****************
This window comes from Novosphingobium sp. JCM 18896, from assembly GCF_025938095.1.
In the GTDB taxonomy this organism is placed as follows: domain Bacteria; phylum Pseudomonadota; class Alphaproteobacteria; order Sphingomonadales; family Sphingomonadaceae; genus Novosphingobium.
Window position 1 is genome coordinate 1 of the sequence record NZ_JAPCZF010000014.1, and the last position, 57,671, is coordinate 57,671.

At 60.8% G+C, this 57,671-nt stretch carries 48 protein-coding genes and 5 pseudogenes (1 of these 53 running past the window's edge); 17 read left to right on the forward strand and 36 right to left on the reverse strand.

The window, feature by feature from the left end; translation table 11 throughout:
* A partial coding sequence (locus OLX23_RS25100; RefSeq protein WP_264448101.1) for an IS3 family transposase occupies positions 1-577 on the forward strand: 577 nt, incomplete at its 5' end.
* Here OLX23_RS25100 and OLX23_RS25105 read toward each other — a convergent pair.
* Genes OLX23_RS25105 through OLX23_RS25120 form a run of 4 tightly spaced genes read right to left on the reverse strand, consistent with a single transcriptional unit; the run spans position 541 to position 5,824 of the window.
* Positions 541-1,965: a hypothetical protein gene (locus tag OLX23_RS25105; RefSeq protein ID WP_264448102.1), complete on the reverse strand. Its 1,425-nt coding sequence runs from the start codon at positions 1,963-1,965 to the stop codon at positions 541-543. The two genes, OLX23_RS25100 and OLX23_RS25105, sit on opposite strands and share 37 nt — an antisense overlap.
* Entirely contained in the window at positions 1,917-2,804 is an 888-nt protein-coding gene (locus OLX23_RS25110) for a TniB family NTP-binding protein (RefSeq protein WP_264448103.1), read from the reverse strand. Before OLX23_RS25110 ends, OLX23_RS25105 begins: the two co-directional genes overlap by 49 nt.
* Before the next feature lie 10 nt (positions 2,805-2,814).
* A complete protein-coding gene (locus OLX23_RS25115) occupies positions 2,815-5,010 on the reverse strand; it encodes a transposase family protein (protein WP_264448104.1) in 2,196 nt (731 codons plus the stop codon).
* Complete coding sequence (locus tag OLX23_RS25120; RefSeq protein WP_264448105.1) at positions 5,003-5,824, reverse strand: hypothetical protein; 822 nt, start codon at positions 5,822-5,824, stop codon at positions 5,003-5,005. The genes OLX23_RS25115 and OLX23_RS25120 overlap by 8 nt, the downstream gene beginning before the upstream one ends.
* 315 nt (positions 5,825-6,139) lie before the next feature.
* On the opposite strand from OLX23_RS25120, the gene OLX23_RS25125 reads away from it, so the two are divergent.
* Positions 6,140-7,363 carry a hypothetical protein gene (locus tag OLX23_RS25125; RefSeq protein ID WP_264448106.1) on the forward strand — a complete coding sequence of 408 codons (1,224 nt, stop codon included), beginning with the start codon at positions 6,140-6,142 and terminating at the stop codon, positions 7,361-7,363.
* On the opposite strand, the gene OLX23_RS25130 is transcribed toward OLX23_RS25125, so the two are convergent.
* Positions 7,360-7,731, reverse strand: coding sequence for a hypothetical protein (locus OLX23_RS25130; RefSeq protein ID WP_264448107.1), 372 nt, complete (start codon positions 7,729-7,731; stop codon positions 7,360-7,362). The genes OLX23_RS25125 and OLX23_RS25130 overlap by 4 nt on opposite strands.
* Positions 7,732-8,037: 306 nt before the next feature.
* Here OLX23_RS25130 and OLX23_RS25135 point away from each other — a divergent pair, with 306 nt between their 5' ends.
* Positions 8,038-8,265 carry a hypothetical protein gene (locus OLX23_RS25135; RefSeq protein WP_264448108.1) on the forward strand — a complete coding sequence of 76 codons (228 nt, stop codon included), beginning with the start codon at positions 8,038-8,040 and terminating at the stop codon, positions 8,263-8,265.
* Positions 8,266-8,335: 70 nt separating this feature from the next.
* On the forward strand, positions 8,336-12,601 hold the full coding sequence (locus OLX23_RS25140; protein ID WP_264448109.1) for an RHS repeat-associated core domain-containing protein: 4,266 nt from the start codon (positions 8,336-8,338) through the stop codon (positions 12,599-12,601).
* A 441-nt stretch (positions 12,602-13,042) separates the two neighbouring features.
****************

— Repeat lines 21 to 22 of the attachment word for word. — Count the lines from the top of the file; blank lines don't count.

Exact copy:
* Positions 8,038-8,265 carry a hypothetical protein gene (locus OLX23_RS25135; RefSeq protein WP_264448108.1) on the forward strand — a complete coding sequence of 76 codons (228 nt, stop codon included), beginning with the start codon at positions 8,038-8,040 and terminating at the stop codon, positions 8,263-8,265.
* Positions 8,266-8,335: 70 nt separating this feature from the next.